Welcome to this week’s At The Flix, Brum Faves weekly slot taking a peek at what’s hitting the big screen over the week ahead across Brum.
Anton Corbijn never lacks ambition as a director. In his latest feature, a Life Magazine photographer receives the assignment to photograph rising Hollywood star James Dean. The film is an opportunity for great actors Dane DeHaan and Robert Pattinson to shine, and an opportunity to try to get to the heart of Dean’s tragedy and understand what made him who he is. Combining a low-key directorial style from Corbijn, I’m most fascinated to see how he (as a former photographer) captures the moments of a photographer on film and that resonant metaphor – what changes when the shutter snaps.
Portuguese director Afonso Poyart’s first English language film had been in the making for many years, including as a script that was allegedly meant as a sequel to Se7en. Now two years sitting in the can, the film is released and follows a FBI agent and a psychic doctor on the combat to stop a serial killer. The film plays as a sort of crime thriller combined a few supernatural traits. The film has an all-star cast including Jeffrey Dean Morgan, and Anthony (what accent is that?) Hopkins in a good guy role, and clearly there could be much for to be and. Sounds a little clichéd though, doesn’t it?
Miss You Already (12A)
In a rare film that breaks the Bechtdel test, Drew Barrymore and Toni Collette start as childhood friends Jess and Milly who are inseparable and do everything – that’s until Milly is hit with the news that Milly has breast cancer and needs Jess’s support. The news puts pressure on their friendship. The trailer hasn’t wholly convinced me that this film won’t be a bit cheesy and pandering, but Barrymore and Collette should make a likeable duo, but the audience still has to make the emotional investment for such a film to work. Who knows, it might actually be moderately touching?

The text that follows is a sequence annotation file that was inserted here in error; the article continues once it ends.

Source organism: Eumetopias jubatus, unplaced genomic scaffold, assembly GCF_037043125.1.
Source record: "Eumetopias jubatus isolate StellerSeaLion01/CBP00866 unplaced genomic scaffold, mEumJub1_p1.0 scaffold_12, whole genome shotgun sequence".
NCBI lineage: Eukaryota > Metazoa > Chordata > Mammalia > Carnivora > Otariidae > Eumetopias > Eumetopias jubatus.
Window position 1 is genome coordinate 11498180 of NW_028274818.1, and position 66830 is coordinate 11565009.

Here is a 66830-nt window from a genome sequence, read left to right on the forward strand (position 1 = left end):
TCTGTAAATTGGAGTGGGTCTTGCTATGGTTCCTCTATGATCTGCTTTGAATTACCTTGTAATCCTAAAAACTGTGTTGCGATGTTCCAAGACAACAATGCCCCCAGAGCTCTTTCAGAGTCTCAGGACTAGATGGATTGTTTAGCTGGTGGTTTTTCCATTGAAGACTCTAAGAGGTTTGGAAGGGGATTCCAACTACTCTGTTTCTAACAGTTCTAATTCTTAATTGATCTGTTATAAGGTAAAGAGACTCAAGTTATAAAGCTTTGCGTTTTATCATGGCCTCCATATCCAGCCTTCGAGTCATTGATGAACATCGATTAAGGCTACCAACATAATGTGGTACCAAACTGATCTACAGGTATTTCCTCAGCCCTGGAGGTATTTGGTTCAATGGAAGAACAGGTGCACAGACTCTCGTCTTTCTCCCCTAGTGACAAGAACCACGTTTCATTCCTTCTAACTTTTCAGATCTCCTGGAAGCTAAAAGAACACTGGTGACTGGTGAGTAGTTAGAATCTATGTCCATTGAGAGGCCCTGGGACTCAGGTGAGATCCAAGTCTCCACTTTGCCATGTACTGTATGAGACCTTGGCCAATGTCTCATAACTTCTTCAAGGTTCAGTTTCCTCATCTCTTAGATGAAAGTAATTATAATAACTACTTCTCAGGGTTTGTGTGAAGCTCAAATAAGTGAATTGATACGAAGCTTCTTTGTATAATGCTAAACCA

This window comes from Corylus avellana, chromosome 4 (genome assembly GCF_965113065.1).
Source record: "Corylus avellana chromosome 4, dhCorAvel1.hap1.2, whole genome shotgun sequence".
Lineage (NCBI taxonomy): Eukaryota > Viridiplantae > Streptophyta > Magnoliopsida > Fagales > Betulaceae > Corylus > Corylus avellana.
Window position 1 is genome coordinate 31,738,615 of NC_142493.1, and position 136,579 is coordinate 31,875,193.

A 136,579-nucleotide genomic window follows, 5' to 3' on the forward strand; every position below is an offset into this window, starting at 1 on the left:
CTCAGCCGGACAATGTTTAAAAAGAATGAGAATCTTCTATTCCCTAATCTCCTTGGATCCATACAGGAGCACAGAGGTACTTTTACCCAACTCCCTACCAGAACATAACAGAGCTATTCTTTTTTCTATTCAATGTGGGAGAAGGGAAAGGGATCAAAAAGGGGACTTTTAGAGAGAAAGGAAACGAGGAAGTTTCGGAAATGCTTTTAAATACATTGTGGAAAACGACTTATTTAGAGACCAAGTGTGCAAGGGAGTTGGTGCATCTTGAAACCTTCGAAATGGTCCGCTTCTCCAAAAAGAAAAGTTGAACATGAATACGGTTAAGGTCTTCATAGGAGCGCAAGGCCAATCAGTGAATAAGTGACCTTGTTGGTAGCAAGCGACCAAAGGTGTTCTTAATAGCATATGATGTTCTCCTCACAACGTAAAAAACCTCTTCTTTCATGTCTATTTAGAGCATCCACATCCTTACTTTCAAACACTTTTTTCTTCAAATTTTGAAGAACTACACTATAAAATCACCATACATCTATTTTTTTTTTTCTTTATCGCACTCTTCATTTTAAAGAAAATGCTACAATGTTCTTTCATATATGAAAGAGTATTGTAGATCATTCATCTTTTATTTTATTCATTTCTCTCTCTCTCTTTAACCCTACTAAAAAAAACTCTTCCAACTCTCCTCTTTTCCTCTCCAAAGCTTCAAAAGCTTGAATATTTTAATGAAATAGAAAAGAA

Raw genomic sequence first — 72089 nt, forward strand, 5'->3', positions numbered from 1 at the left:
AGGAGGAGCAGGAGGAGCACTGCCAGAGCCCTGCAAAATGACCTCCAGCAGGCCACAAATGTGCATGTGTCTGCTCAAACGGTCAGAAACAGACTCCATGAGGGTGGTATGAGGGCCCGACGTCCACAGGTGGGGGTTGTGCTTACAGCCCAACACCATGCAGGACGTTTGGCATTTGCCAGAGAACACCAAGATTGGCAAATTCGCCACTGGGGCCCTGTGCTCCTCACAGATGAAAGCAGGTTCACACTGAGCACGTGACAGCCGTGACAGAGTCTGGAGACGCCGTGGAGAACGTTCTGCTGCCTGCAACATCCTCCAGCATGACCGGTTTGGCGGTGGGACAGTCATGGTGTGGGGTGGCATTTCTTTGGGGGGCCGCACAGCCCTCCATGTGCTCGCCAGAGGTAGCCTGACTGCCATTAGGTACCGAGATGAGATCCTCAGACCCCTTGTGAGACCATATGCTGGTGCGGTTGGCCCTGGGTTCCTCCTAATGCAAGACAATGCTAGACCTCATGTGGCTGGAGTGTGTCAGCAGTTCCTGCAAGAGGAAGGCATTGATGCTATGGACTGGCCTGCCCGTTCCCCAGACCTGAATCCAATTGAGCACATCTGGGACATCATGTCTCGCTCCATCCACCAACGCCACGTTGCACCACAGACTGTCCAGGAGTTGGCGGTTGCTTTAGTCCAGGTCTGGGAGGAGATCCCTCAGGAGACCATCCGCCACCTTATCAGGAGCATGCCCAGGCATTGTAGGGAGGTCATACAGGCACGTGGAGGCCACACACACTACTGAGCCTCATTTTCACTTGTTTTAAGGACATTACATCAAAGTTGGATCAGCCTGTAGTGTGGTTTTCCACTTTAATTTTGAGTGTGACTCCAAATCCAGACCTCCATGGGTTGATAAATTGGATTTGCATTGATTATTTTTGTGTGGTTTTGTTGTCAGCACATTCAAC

How To Change The World (15)
Showing for a week at the mac from Fri 25 Sep until Thu 1 Oct, Jerry Rothwell’s acclaimed documentary, follows the brave beginnings of Greenpeace, when in 1971 a small group of activists set sail from Vancouver, Canada in an old fishing boat. They were bound for Nixon’s atomic bomb tests sites off the west coast of Alaska. The film binds together dramatic archive footage to tell the story of Robert Hunter and the creation of Greenpeace.
Closed Curtain (15)
Showing at the mac from Mon 28 – Wed 30 Sep, Jafar Panahi’s ambitious partly factual tale, semi-nonfiction tale follows a screenwriter and his dog in hiding after the regime declares dogs “impure” and bans them from walking in public (an actual law). The man retreats, shaven headed to his three-story seaside villa (Panahi’s beach house), setting in to write in relative peace with his beloved pet. Unexpectedly, a young man and woman appear, he takes them in, and Panahi gets the opportunity to carry out his melancholic fantasies. A powerful film about melancholy, creativity and expression.
That’s enough from me this week! If you have any quibbles regarding any of the above, please drop me a tweet @timmy666. I wish you a fantastic week at the cinema!